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The family of the soldier believed to be North Otago's only Victoria Cross recipient is searching for his medal.
Sergeant Donald Forrester Brown was posthumously awarded the Victoria Cross in World War 1, and his great-niece Trudi Bryant, of Wellington, this week appealed for help to find it.
Last year, she and her sister visited Waitaki Boys' High School, believing it to be in the school's Hall of Memories.
But it was not there.
She has also contacted the North Otago Museum, again without success.
Her last report of the medal is as part of a display in 1962 at the North Otago Pioneer Gallery and Museum. But that museum no longer exists.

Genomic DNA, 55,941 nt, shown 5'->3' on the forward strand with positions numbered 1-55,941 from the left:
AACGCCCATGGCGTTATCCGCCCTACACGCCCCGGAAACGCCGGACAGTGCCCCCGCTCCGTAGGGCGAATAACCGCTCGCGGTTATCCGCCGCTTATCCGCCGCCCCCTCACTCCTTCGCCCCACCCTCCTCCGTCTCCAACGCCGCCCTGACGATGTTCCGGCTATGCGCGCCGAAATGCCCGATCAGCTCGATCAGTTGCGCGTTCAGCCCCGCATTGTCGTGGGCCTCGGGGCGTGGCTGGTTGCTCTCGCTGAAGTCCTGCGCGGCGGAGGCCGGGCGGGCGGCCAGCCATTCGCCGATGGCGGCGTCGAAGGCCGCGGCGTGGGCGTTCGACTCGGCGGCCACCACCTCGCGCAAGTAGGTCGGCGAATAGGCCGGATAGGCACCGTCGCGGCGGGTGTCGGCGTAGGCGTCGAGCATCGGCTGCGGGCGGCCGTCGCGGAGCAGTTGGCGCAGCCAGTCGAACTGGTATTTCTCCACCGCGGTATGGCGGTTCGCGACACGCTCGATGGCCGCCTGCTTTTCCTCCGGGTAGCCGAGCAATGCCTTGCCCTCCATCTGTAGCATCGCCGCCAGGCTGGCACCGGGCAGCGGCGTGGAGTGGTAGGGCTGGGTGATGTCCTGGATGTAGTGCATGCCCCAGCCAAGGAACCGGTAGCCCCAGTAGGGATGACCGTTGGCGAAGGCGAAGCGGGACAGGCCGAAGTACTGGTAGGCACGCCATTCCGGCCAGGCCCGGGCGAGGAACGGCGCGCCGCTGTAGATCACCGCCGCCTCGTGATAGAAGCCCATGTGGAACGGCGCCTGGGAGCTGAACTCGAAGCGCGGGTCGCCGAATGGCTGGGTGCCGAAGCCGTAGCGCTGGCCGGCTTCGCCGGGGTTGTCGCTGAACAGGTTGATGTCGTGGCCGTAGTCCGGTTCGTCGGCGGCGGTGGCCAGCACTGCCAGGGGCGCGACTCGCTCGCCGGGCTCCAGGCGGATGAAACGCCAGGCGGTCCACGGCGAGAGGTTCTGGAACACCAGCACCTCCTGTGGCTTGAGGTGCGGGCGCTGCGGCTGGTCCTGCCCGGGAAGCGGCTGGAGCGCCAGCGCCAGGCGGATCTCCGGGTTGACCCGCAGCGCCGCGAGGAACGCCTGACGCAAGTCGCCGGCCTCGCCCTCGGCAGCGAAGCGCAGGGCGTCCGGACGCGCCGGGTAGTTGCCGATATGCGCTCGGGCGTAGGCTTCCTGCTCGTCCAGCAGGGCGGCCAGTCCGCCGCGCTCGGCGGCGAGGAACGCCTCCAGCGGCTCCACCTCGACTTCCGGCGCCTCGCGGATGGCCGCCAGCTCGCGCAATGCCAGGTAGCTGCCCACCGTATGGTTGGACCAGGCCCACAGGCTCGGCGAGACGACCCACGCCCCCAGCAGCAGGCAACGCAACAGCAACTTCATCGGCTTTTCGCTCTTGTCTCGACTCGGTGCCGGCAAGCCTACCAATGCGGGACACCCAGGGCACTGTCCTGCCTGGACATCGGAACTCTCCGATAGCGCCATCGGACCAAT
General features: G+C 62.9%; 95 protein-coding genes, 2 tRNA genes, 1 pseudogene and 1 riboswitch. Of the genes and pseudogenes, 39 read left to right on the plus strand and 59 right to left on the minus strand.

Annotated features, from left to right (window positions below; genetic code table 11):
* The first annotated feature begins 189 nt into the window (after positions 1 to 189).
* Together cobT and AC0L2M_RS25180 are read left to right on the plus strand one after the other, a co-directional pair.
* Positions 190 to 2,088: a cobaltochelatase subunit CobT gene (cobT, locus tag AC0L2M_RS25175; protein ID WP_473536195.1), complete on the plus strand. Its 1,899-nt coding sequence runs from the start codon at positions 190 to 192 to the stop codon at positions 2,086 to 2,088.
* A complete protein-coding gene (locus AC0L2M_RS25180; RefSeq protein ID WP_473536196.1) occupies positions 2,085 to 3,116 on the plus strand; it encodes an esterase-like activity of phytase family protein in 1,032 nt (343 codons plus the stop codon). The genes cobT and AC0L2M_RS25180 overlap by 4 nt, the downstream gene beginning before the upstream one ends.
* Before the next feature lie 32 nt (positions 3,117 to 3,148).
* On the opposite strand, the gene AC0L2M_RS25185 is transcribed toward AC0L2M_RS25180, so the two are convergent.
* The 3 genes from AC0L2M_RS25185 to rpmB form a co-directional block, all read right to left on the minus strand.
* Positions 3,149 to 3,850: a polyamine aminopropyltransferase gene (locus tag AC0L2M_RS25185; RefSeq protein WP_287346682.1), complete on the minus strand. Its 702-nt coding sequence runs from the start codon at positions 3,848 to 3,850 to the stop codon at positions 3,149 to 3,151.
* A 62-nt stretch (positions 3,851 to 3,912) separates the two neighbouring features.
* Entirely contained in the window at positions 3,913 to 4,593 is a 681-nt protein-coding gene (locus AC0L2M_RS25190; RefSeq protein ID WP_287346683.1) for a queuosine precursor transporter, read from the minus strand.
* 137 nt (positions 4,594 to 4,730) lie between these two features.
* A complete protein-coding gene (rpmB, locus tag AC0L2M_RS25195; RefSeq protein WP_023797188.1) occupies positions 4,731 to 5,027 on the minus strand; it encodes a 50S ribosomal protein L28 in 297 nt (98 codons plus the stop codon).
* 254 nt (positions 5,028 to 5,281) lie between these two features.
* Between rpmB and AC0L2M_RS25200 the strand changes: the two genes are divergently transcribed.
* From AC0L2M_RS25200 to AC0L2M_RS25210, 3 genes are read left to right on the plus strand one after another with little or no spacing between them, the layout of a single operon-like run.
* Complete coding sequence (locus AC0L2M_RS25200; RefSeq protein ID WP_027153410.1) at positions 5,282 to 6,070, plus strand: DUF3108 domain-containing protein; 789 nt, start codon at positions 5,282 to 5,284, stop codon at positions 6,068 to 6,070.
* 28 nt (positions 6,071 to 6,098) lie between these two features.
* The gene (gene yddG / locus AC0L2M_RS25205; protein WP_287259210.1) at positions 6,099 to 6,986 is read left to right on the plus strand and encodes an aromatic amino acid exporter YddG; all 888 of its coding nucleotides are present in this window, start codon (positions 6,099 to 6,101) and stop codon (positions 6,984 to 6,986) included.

The National Army museum believes the Victoria Cross is in private hands because it is not on the Cenotaph database.
"We would be reassured to know it is still safe within New Zealand," Mrs Bryant said.
During the Battle of the Somme, while his company was suffering heavy casualties, Sgt Brown, with a comrade, rushed a machine-gun, killing the four crew and capturing the gun.
The advance continued until the company was again held up by machine-gun fire. Again, Sgt Brown and his comrade rushed the gun and killed the crew.
Subsequently, Sgt Brown attacked, single-handed, a machine-gun which was holding up the attack, killed the gun crew and captured the gun.
Later, while sniping the retreating enemy, he was killed.
Sgt Brown is listed on the Cenotaph database as a farmer from the Totara district. He was born in Dunedin, was single, and his mother was Mrs R. Brown, of Thames St, Oamaru.
His VC was presented to his father, Robert Brown, at Oamaru, by the governor-general on August 30, 1917.
At recent auction sales, the medals have fetched between $227,500 and $1.4 million.